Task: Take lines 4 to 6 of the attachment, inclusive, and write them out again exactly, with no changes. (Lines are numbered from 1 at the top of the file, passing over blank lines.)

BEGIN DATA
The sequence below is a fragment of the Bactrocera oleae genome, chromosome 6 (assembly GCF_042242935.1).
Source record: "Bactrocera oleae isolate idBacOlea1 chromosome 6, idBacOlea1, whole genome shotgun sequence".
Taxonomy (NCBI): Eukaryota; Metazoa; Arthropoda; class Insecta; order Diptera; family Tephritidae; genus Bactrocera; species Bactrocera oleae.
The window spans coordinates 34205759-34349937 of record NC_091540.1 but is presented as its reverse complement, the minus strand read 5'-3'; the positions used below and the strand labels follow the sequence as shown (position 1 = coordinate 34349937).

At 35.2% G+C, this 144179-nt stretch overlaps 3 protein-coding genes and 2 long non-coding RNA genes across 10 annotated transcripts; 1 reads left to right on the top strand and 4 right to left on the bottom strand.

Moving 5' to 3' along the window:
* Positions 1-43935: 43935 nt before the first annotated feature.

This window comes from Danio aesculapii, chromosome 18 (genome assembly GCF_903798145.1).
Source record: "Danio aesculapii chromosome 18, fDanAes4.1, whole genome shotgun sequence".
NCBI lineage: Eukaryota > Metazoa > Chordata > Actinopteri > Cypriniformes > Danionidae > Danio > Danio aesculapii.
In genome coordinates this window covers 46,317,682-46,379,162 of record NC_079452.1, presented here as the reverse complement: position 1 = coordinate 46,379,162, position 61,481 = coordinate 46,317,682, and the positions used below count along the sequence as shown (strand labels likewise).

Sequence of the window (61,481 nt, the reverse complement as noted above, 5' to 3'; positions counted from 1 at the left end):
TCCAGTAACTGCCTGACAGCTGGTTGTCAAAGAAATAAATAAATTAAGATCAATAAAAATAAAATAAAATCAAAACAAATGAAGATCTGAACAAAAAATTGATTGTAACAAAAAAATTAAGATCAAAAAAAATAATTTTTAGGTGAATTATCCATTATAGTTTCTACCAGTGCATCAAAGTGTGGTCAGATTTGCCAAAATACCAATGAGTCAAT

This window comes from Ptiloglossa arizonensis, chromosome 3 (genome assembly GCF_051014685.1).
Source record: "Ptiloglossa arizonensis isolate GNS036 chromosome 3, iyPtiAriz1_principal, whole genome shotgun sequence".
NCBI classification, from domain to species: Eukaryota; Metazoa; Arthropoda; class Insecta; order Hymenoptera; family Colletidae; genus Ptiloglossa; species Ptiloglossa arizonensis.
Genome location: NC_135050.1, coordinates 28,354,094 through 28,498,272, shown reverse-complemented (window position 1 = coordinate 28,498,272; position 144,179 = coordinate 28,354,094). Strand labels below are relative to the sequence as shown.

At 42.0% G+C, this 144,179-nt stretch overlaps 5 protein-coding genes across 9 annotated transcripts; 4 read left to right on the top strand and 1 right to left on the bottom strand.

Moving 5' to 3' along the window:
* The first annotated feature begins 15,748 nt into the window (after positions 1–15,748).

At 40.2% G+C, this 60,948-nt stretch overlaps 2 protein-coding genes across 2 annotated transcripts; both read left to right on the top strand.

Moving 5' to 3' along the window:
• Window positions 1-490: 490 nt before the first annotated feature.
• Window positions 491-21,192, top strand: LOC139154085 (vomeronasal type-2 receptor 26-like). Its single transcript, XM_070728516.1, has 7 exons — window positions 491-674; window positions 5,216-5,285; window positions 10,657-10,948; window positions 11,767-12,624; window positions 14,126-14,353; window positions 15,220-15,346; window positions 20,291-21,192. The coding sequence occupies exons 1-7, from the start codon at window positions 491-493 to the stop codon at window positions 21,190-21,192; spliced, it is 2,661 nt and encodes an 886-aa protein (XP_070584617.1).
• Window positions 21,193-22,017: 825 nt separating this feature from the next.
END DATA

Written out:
The window spans coordinates 34205759-34349937 of record NC_091540.1 but is presented as its reverse complement, the minus strand read 5'-3'; the positions used below and the strand labels follow the sequence as shown (position 1 = coordinate 34349937).

At 35.2% G+C, this 144179-nt stretch overlaps 3 protein-coding genes and 2 long non-coding RNA genes across 10 annotated transcripts; 1 reads left to right on the top strand and 4 right to left on the bottom strand.

Moving 5' to 3' along the window: